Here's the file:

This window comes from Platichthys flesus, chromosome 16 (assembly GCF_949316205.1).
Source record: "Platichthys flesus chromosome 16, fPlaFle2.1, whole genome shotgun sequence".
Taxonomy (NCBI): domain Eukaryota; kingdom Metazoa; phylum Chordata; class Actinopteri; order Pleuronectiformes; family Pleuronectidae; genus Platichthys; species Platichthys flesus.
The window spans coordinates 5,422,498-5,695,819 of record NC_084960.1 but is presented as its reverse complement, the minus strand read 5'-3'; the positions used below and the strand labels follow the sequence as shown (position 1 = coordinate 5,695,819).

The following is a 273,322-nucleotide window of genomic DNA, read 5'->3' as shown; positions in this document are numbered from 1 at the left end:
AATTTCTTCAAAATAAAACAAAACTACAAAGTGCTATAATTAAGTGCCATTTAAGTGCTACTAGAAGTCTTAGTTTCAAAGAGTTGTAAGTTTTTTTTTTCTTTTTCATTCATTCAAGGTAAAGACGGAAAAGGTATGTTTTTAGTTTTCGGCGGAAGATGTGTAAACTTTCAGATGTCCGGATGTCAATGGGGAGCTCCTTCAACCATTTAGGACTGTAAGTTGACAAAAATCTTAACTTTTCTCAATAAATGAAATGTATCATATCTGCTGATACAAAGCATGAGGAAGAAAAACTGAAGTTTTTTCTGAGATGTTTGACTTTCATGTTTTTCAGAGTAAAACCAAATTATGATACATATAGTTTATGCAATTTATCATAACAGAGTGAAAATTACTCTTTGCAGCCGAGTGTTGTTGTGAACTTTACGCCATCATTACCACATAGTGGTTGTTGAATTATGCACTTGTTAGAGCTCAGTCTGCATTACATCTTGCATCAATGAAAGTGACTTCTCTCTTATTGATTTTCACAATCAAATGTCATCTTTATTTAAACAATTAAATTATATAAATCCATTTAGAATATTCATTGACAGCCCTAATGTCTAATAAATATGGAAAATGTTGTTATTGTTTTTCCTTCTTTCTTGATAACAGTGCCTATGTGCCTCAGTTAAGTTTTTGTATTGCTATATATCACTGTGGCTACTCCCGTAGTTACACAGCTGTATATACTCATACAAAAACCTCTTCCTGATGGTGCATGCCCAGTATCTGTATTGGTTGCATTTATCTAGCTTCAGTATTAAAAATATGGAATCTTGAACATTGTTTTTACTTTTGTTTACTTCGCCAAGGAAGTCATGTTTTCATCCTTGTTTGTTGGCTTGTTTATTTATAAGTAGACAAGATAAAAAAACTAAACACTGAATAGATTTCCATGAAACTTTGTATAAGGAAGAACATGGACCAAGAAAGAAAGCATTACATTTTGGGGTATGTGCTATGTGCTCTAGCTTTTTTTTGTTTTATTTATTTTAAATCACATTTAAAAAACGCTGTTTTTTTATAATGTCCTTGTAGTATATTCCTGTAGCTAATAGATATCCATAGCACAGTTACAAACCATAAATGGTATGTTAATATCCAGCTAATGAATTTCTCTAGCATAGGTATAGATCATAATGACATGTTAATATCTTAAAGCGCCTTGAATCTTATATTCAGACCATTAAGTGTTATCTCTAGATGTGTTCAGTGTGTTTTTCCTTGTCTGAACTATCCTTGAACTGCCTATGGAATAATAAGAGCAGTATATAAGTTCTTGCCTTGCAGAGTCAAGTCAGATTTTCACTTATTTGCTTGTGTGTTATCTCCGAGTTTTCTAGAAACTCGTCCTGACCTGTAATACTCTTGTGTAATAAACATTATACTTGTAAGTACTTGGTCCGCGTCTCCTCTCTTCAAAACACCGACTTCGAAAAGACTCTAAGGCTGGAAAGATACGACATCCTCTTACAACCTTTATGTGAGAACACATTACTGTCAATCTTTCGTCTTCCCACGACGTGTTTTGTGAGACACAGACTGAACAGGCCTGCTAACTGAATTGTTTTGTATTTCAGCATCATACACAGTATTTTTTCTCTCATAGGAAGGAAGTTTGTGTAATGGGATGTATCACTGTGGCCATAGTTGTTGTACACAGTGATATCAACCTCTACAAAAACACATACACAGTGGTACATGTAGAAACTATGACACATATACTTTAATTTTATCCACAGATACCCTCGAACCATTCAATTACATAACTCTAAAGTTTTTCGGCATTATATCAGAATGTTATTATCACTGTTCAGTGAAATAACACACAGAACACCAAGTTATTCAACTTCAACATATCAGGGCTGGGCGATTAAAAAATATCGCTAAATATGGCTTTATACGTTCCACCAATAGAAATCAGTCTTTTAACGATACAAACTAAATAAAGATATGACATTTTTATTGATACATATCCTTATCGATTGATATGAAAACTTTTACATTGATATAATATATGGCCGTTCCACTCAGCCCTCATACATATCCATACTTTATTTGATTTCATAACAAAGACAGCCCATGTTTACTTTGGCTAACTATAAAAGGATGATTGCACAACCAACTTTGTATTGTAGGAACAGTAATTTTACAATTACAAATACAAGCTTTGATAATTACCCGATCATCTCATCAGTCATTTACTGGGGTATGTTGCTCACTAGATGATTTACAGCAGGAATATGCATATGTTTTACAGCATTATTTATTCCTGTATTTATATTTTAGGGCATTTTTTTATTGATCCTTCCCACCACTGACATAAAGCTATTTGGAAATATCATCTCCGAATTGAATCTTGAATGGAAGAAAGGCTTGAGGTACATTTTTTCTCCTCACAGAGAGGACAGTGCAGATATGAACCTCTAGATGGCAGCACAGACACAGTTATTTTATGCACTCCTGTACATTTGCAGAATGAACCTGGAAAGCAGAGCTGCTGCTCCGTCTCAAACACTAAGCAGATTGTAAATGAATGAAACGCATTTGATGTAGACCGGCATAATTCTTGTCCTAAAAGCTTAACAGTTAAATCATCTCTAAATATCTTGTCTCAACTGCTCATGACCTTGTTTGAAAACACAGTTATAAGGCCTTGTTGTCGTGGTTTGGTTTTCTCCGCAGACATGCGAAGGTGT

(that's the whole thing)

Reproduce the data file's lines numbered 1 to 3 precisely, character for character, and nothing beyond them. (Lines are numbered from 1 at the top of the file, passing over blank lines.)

This window comes from Platichthys flesus, chromosome 16 (assembly GCF_949316205.1).
Source record: "Platichthys flesus chromosome 16, fPlaFle2.1, whole genome shotgun sequence".
Taxonomy (NCBI): domain Eukaryota; kingdom Metazoa; phylum Chordata; class Actinopteri; order Pleuronectiformes; family Pleuronectidae; genus Platichthys; species Platichthys flesus.